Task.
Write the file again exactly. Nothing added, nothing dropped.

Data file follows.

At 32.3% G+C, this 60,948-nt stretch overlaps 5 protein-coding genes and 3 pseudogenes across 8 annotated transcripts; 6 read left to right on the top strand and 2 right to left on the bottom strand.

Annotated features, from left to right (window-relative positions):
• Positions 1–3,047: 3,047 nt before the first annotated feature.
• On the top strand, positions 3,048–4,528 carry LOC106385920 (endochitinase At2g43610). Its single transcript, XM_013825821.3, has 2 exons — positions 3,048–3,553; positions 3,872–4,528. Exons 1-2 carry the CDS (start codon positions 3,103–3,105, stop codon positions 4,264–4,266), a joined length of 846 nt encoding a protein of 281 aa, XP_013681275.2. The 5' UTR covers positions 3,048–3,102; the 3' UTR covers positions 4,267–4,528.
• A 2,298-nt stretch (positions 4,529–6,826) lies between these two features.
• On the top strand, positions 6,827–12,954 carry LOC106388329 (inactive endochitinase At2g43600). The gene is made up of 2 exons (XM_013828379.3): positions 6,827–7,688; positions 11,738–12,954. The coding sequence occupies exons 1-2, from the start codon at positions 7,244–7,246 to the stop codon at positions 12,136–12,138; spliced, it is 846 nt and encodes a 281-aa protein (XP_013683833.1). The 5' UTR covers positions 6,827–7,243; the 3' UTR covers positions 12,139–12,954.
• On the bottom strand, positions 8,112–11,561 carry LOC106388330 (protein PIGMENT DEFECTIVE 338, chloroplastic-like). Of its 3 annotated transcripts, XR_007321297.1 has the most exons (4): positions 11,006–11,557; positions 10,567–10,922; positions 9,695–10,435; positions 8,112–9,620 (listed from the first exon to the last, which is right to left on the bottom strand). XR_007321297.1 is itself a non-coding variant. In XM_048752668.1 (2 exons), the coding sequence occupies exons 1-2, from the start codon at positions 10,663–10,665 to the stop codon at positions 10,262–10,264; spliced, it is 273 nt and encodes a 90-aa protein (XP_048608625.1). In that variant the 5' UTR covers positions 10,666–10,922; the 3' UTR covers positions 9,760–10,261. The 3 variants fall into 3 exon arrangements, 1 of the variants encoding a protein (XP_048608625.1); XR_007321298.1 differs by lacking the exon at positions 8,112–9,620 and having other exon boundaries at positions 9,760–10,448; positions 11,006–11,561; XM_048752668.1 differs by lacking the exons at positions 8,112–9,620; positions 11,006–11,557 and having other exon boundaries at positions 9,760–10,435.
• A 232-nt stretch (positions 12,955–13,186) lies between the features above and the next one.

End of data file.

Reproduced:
At 32.3% G+C, this 60,948-nt stretch overlaps 5 protein-coding genes and 3 pseudogenes across 8 annotated transcripts; 6 read left to right on the top strand and 2 right to left on the bottom strand.

Annotated features, from left to right (window-relative positions):
• Positions 1–3,047: 3,047 nt before the first annotated feature.
• On the top strand, positions 3,048–4,528 carry LOC106385920 (endochitinase At2g43610). Its single transcript, XM_013825821.3, has 2 exons — positions 3,048–3,553; positions 3,872–4,528. Exons 1-2 carry the CDS (start codon positions 3,103–3,105, stop codon positions 4,264–4,266), a joined length of 846 nt encoding a protein of 281 aa, XP_013681275.2. The 5' UTR covers positions 3,048–3,102; the 3' UTR covers positions 4,267–4,528.
• A 2,298-nt stretch (positions 4,529–6,826) lies between these two features.
• On the top strand, positions 6,827–12,954 carry LOC106388329 (inactive endochitinase At2g43600). The gene is made up of 2 exons (XM_013828379.3): positions 6,827–7,688; positions 11,738–12,954. The coding sequence occupies exons 1-2, from the start codon at positions 7,244–7,246 to the stop codon at positions 12,136–12,138; spliced, it is 846 nt and encodes a 281-aa protein (XP_013683833.1). The 5' UTR covers positions 6,827–7,243; the 3' UTR covers positions 12,139–12,954.
• On the bottom strand, positions 8,112–11,561 carry LOC106388330 (protein PIGMENT DEFECTIVE 338, chloroplastic-like). Of its 3 annotated transcripts, XR_007321297.1 has the most exons (4): positions 11,006–11,557; positions 10,567–10,922; positions 9,695–10,435; positions 8,112–9,620 (listed from the first exon to the last, which is right to left on the bottom strand). XR_007321297.1 is itself a non-coding variant. In XM_048752668.1 (2 exons), the coding sequence occupies exons 1-2, from the start codon at positions 10,663–10,665 to the stop codon at positions 10,262–10,264; spliced, it is 273 nt and encodes a 90-aa protein (XP_048608625.1). In that variant the 5' UTR covers positions 10,666–10,922; the 3' UTR covers positions 9,760–10,261. The 3 variants fall into 3 exon arrangements, 1 of the variants encoding a protein (XP_048608625.1); XR_007321298.1 differs by lacking the exon at positions 8,112–9,620 and having other exon boundaries at positions 9,760–10,448; positions 11,006–11,561; XM_048752668.1 differs by lacking the exons at positions 8,112–9,620; positions 11,006–11,557 and having other exon boundaries at positions 9,760–10,435.
• A 232-nt stretch (positions 12,955–13,186) lies between the features above and the next one.